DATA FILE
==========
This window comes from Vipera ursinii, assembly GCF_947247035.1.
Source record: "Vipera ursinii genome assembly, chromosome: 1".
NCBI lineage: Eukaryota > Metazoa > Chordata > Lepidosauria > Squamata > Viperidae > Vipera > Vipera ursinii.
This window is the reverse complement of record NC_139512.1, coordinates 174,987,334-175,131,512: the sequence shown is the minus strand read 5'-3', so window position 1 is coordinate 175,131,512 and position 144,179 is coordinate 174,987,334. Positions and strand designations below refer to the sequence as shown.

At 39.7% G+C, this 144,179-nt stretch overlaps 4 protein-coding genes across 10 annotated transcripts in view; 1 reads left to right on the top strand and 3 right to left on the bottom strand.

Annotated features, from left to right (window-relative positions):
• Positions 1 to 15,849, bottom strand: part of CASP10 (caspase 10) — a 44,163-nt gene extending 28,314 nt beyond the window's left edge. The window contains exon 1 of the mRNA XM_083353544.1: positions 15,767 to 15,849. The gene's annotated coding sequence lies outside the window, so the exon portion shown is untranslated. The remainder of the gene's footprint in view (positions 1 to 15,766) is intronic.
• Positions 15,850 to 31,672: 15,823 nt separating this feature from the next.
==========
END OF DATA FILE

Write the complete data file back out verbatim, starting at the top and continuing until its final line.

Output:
This window comes from Vipera ursinii, assembly GCF_947247035.1.
Source record: "Vipera ursinii genome assembly, chromosome: 1".
NCBI lineage: Eukaryota > Metazoa > Chordata > Lepidosauria > Squamata > Viperidae > Vipera > Vipera ursinii.
This window is the reverse complement of record NC_139512.1, coordinates 174,987,334-175,131,512: the sequence shown is the minus strand read 5'-3', so window position 1 is coordinate 175,131,512 and position 144,179 is coordinate 174,987,334. Positions and strand designations below refer to the sequence as shown.

At 39.7% G+C, this 144,179-nt stretch overlaps 4 protein-coding genes across 10 annotated transcripts in view; 1 reads left to right on the top strand and 3 right to left on the bottom strand.

Annotated features, from left to right (window-relative positions):
• Positions 1 to 15,849, bottom strand: part of CASP10 (caspase 10) — a 44,163-nt gene extending 28,314 nt beyond the window's left edge. The window contains exon 1 of the mRNA XM_083353544.1: positions 15,767 to 15,849. The gene's annotated coding sequence lies outside the window, so the exon portion shown is untranslated. The remainder of the gene's footprint in view (positions 1 to 15,766) is intronic.
• Positions 15,850 to 31,672: 15,823 nt separating this feature from the next.